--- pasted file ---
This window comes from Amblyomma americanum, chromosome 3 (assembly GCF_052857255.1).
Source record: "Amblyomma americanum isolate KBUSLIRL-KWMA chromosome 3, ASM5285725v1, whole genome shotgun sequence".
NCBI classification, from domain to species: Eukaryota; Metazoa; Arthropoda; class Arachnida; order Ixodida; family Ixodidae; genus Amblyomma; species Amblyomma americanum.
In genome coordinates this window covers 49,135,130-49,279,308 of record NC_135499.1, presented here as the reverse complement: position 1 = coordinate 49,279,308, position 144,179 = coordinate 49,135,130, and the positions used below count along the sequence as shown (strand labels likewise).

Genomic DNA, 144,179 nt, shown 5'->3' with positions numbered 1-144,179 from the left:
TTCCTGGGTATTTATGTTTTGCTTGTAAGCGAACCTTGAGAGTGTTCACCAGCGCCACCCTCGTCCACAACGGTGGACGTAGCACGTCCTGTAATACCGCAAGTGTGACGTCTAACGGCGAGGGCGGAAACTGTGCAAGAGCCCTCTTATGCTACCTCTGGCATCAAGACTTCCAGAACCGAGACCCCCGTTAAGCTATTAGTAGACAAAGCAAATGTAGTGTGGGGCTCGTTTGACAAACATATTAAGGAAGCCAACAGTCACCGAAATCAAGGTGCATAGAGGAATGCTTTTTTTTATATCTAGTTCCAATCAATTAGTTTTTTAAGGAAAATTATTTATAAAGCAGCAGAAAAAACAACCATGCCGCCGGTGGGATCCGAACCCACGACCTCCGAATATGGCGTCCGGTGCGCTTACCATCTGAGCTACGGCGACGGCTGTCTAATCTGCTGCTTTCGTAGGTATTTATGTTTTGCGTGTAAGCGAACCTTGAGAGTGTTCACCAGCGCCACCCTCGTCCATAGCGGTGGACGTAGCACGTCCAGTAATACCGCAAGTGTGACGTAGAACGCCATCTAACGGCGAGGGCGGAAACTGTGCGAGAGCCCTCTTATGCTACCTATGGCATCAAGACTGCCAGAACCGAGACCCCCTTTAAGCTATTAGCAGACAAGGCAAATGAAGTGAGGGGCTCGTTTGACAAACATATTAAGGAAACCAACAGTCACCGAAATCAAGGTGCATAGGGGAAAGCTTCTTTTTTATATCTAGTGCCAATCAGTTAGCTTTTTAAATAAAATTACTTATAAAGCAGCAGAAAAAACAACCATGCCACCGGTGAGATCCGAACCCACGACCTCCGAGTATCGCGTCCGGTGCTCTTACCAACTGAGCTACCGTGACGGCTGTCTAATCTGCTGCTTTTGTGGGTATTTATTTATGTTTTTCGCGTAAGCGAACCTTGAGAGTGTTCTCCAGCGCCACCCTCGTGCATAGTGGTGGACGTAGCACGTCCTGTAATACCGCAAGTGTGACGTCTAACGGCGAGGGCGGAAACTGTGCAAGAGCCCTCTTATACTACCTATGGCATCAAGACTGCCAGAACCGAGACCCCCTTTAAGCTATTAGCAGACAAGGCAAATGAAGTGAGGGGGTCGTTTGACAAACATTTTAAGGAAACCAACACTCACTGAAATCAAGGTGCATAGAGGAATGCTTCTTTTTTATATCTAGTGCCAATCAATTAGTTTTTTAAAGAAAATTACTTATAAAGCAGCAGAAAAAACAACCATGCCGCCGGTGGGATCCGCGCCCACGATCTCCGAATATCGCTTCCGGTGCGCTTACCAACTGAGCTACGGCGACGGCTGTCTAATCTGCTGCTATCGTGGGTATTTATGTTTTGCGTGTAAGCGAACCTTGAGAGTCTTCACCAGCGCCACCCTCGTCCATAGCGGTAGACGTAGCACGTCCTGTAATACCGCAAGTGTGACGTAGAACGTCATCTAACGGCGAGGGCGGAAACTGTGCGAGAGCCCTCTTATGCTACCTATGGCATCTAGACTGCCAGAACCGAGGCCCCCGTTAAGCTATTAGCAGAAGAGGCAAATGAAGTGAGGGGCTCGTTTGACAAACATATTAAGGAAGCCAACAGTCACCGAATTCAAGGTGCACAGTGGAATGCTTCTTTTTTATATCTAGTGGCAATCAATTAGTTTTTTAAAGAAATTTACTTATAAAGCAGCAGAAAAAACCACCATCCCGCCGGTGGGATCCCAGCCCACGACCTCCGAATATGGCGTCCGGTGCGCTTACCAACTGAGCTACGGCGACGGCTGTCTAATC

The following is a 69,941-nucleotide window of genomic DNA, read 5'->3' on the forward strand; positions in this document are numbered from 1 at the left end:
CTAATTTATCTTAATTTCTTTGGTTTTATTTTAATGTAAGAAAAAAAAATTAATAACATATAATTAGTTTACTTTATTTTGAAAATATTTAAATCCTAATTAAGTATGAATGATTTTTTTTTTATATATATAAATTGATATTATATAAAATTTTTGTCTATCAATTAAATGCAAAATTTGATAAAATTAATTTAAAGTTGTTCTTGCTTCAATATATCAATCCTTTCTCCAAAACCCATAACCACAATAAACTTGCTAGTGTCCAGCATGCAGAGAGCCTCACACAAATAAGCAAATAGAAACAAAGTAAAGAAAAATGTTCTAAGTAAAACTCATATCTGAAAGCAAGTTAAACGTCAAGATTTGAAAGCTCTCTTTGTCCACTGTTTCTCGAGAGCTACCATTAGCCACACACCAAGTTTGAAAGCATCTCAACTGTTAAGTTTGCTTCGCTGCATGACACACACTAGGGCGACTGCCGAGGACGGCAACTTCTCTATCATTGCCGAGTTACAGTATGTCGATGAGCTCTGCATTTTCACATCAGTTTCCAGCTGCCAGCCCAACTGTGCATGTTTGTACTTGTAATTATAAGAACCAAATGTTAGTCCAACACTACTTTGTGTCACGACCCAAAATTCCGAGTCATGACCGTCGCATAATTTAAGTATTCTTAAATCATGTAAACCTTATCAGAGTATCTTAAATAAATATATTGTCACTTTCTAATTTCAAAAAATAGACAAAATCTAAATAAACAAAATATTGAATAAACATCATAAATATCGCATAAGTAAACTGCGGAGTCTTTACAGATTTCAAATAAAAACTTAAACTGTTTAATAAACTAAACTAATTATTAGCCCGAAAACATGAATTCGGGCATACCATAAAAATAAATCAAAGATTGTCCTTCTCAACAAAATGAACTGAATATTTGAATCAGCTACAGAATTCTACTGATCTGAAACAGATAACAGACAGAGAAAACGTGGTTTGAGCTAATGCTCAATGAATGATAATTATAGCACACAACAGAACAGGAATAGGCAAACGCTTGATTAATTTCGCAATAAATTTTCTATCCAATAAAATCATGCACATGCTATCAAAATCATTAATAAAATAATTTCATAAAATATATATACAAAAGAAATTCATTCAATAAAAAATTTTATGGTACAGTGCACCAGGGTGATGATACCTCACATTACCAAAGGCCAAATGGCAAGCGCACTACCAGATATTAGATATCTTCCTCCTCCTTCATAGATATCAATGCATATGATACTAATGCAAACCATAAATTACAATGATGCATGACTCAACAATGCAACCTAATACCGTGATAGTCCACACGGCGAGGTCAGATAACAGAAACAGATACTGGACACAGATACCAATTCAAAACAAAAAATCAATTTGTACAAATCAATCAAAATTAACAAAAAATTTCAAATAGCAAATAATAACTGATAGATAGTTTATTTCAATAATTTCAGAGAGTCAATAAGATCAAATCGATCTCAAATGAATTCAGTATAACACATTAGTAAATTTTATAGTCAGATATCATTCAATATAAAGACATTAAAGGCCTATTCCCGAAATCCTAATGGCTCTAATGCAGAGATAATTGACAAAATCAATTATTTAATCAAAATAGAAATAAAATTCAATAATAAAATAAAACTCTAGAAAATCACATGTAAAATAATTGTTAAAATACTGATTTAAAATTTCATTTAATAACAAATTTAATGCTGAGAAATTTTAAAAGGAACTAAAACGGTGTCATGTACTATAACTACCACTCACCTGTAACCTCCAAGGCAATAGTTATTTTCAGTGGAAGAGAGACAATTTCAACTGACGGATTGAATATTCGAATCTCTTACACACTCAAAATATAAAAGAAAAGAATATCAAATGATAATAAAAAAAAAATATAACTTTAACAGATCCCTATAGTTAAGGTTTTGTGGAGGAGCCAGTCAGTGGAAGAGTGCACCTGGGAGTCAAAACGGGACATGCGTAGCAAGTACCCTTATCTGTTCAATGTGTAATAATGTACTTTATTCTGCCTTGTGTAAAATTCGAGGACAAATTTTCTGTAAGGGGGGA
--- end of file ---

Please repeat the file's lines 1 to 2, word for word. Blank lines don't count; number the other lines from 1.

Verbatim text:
This window comes from Amblyomma americanum, chromosome 3 (assembly GCF_052857255.1).
Source record: "Amblyomma americanum isolate KBUSLIRL-KWMA chromosome 3, ASM5285725v1, whole genome shotgun sequence".